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The Autoscooter – we’re glad one of us was brave enough to try it…
Four wheels yet still just 180kg, Luca tries Emporium Garage's Autoscooter
A sidecar’s buggy, a Harley Ironhead engine, a Luisi steering wheel with NG steering, and four Volkswagen Beetle wheels. The Autoscooter – a kind of Frankestein’s monster of the bike world. A unique creature built for the World Custom Bike Building Awards and only four people, me included, have been lucky enough to drive.
The idea for the Autoscooter was born in October 2015 when a ‘50s sidecar buggy was placed on a cube of bricks with wheels to be moved inside the workshop.
“Why don’t add to the four-wheel structure and make it the main part of a quadricycle?” said Daniele Cremonesi, the owner of Emporium Garage.
Like a modern Mary Shelley, Daniele and Nunzia, his wife who works with him at the workshop, became the authors of this story that after 860 hours’ work using exclusively heritage components, gave Autoscooter’s birth.
The engine is a reconditioned 1,000 cc 1975 Harley Sportster Ironhead motor, producing 72hp. The second step was tyre choice, and they chose the iconic Volkswagen Beetle with its whitewalls and vintage design.
The steering wheel is an original 40s Luisi while the steering box is taken from a NG, suitably modified by Daniele to fit it into a single-seater.
It has a bespoke, lightweight frame (35kg), which together with the engine (80kg) and other components, tip the scales at 180kg.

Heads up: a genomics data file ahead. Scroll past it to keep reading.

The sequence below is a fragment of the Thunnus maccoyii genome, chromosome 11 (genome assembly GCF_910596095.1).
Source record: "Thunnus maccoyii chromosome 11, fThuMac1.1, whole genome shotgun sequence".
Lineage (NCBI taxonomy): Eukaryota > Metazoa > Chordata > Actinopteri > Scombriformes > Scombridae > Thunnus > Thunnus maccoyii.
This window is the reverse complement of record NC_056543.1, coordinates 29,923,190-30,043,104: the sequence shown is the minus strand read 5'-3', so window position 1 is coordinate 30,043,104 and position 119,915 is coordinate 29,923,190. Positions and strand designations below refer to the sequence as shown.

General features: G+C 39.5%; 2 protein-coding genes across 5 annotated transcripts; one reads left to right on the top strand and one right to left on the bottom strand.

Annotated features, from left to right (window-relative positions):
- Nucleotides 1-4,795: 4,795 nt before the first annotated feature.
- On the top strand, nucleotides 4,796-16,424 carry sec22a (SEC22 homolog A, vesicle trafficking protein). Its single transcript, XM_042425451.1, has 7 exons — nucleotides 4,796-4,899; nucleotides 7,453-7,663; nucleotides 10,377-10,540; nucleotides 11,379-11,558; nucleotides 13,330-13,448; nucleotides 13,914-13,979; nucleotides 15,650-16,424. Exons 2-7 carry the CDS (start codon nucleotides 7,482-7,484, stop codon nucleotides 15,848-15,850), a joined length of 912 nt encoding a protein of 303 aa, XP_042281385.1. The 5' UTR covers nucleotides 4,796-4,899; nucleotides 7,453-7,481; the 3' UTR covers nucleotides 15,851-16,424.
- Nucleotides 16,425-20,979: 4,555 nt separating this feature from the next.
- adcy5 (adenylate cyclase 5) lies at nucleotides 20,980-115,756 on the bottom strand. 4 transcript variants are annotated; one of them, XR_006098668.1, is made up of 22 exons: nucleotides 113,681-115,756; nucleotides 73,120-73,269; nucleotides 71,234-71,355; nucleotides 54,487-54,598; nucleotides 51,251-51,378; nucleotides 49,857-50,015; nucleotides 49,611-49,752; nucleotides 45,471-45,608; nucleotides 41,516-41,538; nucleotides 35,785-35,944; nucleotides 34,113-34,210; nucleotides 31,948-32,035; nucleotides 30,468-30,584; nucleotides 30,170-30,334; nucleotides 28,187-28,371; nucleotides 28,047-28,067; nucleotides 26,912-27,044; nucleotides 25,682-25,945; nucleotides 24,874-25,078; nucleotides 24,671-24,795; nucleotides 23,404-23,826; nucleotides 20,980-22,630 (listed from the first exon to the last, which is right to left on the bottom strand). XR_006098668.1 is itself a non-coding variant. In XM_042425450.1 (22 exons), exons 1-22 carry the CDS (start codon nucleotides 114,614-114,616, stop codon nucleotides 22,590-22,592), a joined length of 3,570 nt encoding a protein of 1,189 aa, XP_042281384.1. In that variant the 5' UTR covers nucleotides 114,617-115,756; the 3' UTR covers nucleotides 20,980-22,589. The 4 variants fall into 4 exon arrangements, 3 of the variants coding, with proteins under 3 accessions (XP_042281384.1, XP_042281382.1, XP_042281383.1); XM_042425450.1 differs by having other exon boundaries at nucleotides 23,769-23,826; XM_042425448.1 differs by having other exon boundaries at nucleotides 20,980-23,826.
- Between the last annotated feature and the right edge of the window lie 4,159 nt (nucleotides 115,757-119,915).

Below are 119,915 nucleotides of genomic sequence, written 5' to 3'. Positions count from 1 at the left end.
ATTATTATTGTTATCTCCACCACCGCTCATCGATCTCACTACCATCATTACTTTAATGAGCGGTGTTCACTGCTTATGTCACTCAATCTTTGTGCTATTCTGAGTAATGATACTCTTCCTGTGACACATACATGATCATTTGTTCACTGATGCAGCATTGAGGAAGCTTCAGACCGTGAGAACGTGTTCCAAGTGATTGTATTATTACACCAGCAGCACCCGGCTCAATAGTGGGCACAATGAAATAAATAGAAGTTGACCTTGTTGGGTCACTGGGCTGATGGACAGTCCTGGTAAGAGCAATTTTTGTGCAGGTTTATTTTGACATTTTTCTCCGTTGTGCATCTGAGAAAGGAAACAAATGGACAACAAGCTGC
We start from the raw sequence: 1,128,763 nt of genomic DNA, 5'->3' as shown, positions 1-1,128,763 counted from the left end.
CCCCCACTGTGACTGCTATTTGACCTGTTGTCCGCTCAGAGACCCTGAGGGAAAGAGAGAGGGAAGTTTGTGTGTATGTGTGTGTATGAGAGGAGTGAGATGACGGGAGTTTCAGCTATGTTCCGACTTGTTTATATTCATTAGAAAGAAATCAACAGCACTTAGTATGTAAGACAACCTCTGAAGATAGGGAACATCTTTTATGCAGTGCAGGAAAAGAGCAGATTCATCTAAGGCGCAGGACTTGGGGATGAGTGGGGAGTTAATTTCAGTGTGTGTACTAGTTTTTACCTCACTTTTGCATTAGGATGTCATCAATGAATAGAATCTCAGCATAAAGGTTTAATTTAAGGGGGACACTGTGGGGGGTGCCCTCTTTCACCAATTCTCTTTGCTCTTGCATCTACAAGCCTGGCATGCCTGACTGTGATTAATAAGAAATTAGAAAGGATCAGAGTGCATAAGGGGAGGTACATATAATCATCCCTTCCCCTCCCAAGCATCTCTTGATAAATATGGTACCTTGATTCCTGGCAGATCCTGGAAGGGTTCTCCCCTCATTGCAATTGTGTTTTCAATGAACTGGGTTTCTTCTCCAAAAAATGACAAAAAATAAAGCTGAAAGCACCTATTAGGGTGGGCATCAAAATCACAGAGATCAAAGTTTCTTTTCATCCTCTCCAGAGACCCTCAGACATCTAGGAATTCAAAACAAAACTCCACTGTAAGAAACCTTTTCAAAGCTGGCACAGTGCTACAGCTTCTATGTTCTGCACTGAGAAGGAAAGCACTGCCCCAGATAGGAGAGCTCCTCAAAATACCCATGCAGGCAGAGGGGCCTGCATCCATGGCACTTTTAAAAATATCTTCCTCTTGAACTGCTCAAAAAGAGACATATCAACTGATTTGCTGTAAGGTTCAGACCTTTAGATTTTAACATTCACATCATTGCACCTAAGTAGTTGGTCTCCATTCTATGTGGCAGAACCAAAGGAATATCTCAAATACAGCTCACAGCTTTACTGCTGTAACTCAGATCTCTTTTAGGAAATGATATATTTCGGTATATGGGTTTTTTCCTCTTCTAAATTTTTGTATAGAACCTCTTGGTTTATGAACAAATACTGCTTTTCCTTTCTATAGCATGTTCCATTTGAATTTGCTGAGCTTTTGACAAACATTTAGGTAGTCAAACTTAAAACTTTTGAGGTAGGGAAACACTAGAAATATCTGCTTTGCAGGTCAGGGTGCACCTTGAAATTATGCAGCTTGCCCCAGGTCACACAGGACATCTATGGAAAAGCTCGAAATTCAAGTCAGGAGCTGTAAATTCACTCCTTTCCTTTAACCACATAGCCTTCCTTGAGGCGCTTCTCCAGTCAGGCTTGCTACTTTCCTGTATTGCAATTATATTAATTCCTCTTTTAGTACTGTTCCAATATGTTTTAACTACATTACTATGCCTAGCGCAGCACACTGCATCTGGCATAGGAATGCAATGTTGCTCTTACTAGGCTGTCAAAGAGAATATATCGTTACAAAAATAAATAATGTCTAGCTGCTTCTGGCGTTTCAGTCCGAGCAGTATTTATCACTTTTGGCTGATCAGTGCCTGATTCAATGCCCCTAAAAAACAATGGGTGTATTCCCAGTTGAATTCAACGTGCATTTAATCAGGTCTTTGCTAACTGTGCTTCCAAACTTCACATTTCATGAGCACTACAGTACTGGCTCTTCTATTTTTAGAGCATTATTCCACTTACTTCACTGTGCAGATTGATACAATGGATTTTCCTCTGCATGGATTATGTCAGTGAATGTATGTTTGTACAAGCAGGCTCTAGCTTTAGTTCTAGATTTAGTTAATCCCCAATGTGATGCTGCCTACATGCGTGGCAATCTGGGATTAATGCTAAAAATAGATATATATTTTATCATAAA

The original idea was to deploy power via the rear wheels, but the presence of the 15-litre fuel tank behind the seat and overly invasive work in the buggy, meant it was more functional and aesthetically clean to deliver traction only on the left rear wheel.
To the left: the engine. On the right, for weight balance, a compartment with battery and oil tank, designed and made by Daniele and Nunzia, who were inspired by a Wok pan found in a Chinese shop!
The Autoscooter has pedals too: clutch, brake and accelerator, as well as a leather seat inside the fully upholstered grey walnut buggy, by the specialist Davide Aresi.
My curiosity to drive something so special and unique kept growing as Daniele and Nunzia told me about the birth and construction of Autoscooter. Indomitable monster or docile creature?
From ignition one thing is recognisable, even for newcomers to the world of custom bikes: the deep rumble of the Harley engine. Clutch pedal down, shift lever in. I immediately understood that the Autoscooter is a coarse vehicle, where practice is crucial for a smooth start.
Traction on a single wheel is the most fun thing. It makes the tail nervous, but also controllable, although even on a straight road you always have a feeling of some instability at the rear, while the drum brakes, the same as the Beetle, require you to brake well in advance of slowing or stopping.
It speeds up so fast and you suddenly realize you have the steering wheels between the knees (I’m 182 cm tall) and the front and rear wheels a few inches from the body.
The Autoscooter has honest and controllable reactions. It’s not a car, but it has four wheels. It’s not a motorbike, but it has a motorcycle engine. It turned the heads of many when I passed, while the two-wheel purists looked on somewhat disdainfully.
I experienced only respect behind the Autoscooter’s steering wheel, feeling all the hard work and passion that went into it. And it doesn’t matter if it’s a bit coarse. That’s what makes it so cool!
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